Hyperthermia treatment can be administered to the patient in a variety of forms. While localized hyperthermia focuses heat on a specific area of the body, whole body hyperthermia heats the entire body. Whole body hyperthermia is usually reserved for metastatic cancer that spreads beyond the initial area. The aim of whole body hyperthermia is to raise the overall core body temperature up to 107-108°F to kill malignant cells. This is often achieved through the use of hot water blankets or thermal chambers, which resemble large, human-sized incubators. To ensure proper temperature regulation of both the tumor and the surrounding tissue, the doctor may insert needles or probes with small thermometers in addition to the cancer therapy.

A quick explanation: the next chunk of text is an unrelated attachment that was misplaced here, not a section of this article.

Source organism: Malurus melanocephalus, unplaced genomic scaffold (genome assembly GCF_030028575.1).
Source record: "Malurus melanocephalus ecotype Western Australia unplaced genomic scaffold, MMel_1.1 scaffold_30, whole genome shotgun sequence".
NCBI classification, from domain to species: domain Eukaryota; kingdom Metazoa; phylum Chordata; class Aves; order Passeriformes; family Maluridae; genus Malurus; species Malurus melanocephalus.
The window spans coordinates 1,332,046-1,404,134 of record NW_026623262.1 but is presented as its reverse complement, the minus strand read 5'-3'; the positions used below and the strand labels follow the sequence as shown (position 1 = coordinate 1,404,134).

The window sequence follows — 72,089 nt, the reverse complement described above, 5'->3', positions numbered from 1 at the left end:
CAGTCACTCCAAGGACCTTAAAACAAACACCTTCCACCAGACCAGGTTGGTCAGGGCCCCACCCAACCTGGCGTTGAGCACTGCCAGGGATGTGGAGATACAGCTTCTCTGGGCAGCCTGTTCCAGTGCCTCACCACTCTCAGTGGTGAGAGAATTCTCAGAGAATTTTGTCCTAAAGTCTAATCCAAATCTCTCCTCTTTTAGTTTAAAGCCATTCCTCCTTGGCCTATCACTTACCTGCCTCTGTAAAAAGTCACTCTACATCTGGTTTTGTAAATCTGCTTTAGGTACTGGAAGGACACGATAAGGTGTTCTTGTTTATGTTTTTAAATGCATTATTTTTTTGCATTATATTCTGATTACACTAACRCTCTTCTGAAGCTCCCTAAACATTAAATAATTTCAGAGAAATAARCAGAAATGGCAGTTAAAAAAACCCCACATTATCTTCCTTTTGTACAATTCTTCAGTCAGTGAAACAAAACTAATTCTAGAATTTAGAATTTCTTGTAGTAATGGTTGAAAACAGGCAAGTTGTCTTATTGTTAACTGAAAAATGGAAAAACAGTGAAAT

Whole-body hyperthermia is a great alternative method to treat a patient suffering from cancer. It directly targets malignant cells that are in the body, making it an efficient therapy method for most types of cancer. Many cancer patients find hyperthermia treatment to be a beneficial alternative cancer treatment due to its non-invasive qualities.